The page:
The talkback call that brought down John Banks would have barely raised an eyebrow 20 years ago. Tim Bickerstaff — remember him?
Let's review the tape: On January 21, responding to a caller named Richard, who complained he didn't want his kids learning about "Stone Age" Māori culture, Banks leaned right into the racist. "Your children need to get used to their Stone Age culture," Banks told Richard, "because if their Stone Age culture doesn't change, these people will come through your bathroom window".
Outrageous as they seem from the standpoint of 2021, the sentiments expressed here — that a moribund Māori culture is irrelevant to contemporary New Zealand, and as long as we insist on adhering to such outdated cultural norms, Māori will remain mired in poverty, crime and violence — are far from unfamiliar to anyone who lived through the 80s and 90s. Back then, I couldn't go to a pub or a friend's BBQ without encountering such arguments.
And, boy, if I got a dollar every time some Pakeha fella lectured me about the Moriori, I could have retired by the end of the century.
How have Banks' words gone from more or less commonplace to fire-able in a matter of two decades?
Banks' defenders put it down to "wokeness" and "cancel culture", the all-purpose buzzwords of the modern-day reactionary set.
But there's a better and simpler explanation. Having lived through a renaissance in Māori language and culture, and witnessed the progress and possibility unleashed by successive Treaty settlements, the vast majority of Kiwis now consider views such as those espoused by Banks to be destructive and wrong. (Does he have the right to express them? Sure. Is he entitled to a radio show on which to air them? Don't make me laugh).
What they call "cancel culture" is a really just a form of democratic hygiene, a means to keep our public discourse free of fringe conspiracies, toxic disinformation and hate speech. In The Open Society and Its Enemies, which he coincidentally wrote during his tenure at the University of Canterbury during World War II, philosopher Karl Popper put it most elegantly: "If we are not prepared to defend a tolerant society against the onslaught of the intolerant, then the tolerant will be destroyed, and tolerance with them".
Trump's second impeachment trial, and the events that precipitated it, played out Popper's hypothesis in real-time. After all, what was the January 6 insurrection if not "the onslaught of the intolerant" — an inevitable outcome of years of priming through hateful rhetoric fuelled by lies, bigotry and wild conspiracies.
US democracy remains in peril as long as the Republican Party continues to give MAGA ideology the cover of mainstream legitimacy. Based on the decision of all but seven Republican Senators to exonerate Trump for his role on January 6, however, that's precisely what they plan to do.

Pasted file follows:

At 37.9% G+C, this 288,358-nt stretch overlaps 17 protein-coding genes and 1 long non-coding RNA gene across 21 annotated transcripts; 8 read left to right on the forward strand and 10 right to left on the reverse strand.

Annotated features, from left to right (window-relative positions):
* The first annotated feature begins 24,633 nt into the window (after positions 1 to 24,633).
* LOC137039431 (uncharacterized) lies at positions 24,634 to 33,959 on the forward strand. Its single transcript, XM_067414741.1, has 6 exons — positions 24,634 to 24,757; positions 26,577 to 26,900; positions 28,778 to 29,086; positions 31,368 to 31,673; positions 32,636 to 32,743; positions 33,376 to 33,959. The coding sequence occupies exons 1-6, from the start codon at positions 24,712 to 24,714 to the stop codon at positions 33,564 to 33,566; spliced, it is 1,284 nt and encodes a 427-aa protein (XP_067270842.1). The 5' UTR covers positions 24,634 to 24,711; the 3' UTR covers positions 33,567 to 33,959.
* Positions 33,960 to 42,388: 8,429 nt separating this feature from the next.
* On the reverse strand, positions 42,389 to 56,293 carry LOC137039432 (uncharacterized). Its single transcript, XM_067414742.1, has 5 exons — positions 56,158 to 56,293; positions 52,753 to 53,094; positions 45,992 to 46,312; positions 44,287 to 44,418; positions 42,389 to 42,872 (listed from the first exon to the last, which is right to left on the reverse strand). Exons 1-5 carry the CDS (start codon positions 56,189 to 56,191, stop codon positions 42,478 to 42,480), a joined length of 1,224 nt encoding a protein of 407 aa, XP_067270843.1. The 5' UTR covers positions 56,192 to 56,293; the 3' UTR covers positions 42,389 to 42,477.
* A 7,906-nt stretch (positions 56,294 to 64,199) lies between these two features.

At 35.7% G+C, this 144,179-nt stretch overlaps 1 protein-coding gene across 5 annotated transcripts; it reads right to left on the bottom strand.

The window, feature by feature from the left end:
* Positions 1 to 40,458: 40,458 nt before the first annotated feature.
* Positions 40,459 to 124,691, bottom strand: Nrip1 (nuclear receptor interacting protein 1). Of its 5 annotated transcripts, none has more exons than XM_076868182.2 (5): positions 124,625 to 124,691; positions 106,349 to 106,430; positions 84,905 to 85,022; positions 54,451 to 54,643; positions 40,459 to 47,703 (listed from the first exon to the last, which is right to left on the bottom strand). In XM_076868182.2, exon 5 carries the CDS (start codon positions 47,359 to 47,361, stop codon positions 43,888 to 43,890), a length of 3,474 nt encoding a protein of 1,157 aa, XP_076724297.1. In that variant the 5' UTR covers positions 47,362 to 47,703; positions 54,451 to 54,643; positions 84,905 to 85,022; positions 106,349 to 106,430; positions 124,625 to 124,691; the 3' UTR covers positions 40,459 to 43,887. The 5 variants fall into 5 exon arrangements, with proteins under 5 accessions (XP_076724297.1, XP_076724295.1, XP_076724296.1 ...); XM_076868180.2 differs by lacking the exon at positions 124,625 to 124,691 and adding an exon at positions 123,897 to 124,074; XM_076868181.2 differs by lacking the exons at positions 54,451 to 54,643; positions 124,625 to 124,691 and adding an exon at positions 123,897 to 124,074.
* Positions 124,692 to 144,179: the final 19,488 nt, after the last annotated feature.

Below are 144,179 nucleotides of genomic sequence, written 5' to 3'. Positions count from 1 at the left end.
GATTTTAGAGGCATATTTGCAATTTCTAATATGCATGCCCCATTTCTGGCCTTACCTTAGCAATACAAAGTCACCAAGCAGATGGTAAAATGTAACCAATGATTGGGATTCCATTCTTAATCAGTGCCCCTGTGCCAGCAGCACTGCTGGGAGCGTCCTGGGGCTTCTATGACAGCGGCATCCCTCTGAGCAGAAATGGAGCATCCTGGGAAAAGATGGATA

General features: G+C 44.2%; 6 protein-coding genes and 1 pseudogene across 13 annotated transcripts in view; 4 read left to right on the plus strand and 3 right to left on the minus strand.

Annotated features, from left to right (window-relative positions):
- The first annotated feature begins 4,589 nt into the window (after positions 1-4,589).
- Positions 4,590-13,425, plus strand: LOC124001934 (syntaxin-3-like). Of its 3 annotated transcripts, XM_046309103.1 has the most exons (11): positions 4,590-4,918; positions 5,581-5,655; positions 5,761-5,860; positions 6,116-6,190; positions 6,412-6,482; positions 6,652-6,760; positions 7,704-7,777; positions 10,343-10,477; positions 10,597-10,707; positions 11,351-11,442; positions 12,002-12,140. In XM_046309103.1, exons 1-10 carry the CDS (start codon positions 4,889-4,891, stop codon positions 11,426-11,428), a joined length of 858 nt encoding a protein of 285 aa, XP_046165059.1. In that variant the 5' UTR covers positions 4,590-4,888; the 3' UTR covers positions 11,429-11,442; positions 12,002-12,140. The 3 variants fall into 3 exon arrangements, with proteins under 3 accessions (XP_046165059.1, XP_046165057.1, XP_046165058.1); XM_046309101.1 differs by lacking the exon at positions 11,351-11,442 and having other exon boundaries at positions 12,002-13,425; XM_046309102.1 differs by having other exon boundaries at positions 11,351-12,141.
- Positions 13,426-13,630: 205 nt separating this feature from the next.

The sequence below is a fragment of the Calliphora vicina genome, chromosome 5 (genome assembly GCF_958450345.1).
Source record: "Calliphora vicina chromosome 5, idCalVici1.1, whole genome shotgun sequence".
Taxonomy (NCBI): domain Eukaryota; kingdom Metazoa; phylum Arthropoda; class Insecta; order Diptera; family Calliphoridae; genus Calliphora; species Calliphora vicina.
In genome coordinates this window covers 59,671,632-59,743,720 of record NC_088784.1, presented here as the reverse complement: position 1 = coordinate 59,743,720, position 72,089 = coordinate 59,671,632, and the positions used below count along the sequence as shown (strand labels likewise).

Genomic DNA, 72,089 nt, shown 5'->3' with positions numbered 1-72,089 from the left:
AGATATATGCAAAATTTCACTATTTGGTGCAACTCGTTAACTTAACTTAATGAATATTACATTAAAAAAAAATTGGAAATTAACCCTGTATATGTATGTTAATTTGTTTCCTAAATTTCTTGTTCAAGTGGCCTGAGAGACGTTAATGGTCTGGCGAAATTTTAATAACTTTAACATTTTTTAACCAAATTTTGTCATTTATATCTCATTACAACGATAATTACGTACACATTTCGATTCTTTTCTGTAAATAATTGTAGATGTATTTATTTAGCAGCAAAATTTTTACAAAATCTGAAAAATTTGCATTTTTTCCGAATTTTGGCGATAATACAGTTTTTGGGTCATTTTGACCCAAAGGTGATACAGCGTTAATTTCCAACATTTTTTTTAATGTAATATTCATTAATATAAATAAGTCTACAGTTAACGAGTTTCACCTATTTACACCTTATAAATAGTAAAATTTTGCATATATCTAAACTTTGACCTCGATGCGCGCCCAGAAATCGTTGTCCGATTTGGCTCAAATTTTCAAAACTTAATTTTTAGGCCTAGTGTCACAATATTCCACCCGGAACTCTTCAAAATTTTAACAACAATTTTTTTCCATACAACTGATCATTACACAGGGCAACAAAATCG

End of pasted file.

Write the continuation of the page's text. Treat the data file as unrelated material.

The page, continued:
Their GOP colleagues in the House of Representatives sent the same message by backing Marjorie Taylor-Greene — a former QAnon fan who contends that school shootings were 'false flag' operations and that the California wildfires were ignited by a Jewish Space Laser.
Republicans didn't always choose this path. In the 1960s, the party ejected the racist, conspiratorial John Birch Society from their ranks. When the neo-Nazi David Duke ran for Louisiana Governor in 1991, then-President George H.W. Bush assailed Duke's "long record, an ugly record of racism and of bigotry" and said, "it is inconceivable that someone [with those views] can reasonably aspire to a leadership role in a free society".
Duke lost that race, but has re-emerged lately as an enthusiastic backer of Trump's, telling white voters in 2016: "Voting against Donald Trump at this point is really treason to your heritage".
Beyond just repeatedly failing to repudiate Duke, Trump actively courts white nationalists, QAnon activists and avowedly violent militia groups. As the House impeachment managers pointed out during last week's trial, his call for the Proud Boys during the first presidential debate to "stand back and stand by" was embraced overnight by the group as its official slogan.
Republican friends tell me the vote to convict would have been 85-15 were it held in secret. Any student of totalitarianism will sense a familiar pattern here. So terrified of their radicalised base and its ascendant figurehead, formerly mainstream politicians convince themselves to tolerate a bit of fascism if it means holding on to power — often in the futile hope it's a tiger they can somehow tame.
Here, the fringe has yet to invade the mainstream, but there's no room for complacency. We saw in the US that a politics of grievance that exploits fear and distrust, one that untethers itself from any obligation to the truth, can rapidly metastasise into something far darker. Once unleashed, this strain of populism is impossible to contain.
It will take both of our major parties to guard against it, whatever the short-term sugar-high that comes with dabbling in grievance.
Not all signs are good on that front. When National MP Simon Bridges, for example, leapt to the defence of conversion therapy — in effect, the psychological torture of LGBT kids — it sent a chill down my spine.
Fighting the urge to exploit issues like these will be the defining challenge for National over the next term. For the long-term health of our democracy, to avoid America's fate, my fervent hope is that they do.
• Shane Te Pou (Ngāi Tūhoe) is a company director at Mega Ltd, a commentator and blogger and a former Labour Party activist.